Are the helmets American soldiers are wearing in Iraq and Afghanistan doing enough to protect them from traumatic brain injury (TBI)?
TBI is now believed to occur in approximately 15 percent of all veterans returning from battle, and typically arises in soldiers lucky enough to survive a powerful blast from an IED or mortar attack. At first, everything appears normal: There are no visible scars or cuts on the head. But it isn’t long before these soldiers experience a wide array of symptoms, ranging from short-term-memory problems to severe headaches.
Everyone agrees that TBI is caused by damage to the soft tissue of the brain as it collides with the hard skull. (Imagine a Jell-O mold rattling inside a metal box.) Doctors have long assumed that TBI was an especially severe concussion, triggered when the cortex slammed against the interior walls of its carrying case. But now a paper led by physicists at Lawrence Livermore National Laboratory suggests that TBI can also caused by the warping of the skull as it bends inward in response to a shock wave. The scientists simulated the impact of typical battlefield explosions and found that time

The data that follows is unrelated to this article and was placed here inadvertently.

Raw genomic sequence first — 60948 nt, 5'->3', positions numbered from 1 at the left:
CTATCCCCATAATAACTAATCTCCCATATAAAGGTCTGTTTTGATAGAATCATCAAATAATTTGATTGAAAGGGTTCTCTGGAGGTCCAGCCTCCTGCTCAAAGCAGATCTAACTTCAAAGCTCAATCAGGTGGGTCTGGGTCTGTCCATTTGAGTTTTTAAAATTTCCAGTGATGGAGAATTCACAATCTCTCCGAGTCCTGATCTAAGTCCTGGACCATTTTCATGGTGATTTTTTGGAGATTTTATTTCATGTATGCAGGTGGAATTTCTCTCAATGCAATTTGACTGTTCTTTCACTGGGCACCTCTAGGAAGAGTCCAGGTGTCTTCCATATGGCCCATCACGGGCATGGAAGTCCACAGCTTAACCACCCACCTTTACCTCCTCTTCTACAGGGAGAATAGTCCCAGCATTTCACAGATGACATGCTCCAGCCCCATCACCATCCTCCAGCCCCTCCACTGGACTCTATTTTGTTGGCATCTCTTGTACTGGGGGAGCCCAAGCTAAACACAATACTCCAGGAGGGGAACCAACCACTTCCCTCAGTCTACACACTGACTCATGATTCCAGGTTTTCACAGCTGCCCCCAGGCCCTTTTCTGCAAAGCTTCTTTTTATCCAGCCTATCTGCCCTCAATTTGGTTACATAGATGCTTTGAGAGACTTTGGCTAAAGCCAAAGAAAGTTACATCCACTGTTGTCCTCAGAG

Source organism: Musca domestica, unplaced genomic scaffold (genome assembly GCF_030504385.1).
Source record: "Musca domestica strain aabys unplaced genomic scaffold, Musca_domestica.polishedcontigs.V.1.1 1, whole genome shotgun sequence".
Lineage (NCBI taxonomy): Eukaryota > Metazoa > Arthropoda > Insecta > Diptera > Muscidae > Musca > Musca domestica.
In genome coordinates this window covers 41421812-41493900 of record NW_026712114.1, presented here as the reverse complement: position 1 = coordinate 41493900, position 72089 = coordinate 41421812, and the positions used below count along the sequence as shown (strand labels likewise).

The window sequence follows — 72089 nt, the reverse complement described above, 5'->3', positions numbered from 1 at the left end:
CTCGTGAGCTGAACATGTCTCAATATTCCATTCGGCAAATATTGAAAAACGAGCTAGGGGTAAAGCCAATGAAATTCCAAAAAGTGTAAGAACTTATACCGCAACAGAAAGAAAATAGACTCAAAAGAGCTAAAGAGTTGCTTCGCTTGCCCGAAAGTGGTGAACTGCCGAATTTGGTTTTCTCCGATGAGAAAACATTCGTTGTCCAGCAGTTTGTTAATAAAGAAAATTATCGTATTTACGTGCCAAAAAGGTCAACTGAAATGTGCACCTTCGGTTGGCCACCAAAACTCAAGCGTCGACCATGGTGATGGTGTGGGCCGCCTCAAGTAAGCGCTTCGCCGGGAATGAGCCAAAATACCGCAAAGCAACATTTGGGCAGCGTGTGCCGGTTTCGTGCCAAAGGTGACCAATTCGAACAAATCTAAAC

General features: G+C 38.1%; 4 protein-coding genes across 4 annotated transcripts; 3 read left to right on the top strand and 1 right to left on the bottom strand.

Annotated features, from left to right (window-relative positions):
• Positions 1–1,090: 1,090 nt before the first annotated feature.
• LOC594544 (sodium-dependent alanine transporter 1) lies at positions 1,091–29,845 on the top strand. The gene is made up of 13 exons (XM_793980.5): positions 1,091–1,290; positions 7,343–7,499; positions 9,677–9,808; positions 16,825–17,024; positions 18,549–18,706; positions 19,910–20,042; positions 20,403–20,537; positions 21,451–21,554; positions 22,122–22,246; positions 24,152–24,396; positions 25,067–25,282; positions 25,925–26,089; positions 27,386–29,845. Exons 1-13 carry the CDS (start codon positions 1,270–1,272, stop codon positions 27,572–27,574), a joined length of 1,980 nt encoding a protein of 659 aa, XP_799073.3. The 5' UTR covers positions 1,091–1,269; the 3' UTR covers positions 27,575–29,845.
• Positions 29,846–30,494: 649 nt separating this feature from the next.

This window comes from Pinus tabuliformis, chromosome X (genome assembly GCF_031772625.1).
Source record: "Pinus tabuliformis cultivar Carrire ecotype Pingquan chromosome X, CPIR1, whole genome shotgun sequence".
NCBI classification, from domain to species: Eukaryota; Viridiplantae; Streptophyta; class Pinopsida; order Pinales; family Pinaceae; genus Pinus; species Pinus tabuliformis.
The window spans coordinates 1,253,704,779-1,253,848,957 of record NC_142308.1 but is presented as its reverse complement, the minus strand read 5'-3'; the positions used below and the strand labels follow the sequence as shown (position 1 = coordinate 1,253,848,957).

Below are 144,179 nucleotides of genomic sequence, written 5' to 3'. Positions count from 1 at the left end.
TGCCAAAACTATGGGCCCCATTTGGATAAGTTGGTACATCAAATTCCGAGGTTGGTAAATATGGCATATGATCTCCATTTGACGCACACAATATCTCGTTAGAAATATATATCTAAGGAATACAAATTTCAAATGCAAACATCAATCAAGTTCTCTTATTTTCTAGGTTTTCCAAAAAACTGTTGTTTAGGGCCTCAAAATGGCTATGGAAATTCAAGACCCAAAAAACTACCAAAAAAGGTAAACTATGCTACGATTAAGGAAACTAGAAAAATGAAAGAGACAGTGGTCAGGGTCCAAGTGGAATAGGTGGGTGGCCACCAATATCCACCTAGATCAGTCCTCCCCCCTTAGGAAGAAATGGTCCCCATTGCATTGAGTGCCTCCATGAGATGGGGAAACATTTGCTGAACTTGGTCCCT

and time again, the blasts were powerful enough to induce “localized skull flexure” and potentially severe brain damage. They also found that some conventional helmets — especially those with little protective foam and minor gaps between the head and the helmet — actually led to more skull flex than that caused by impacts absorbed with no protection whatsoever. According to the researchers, such dismal results should lead to a complete redesign of modern battlefield gear: Whether or not there’s blood involved, the mind can still be devastated.
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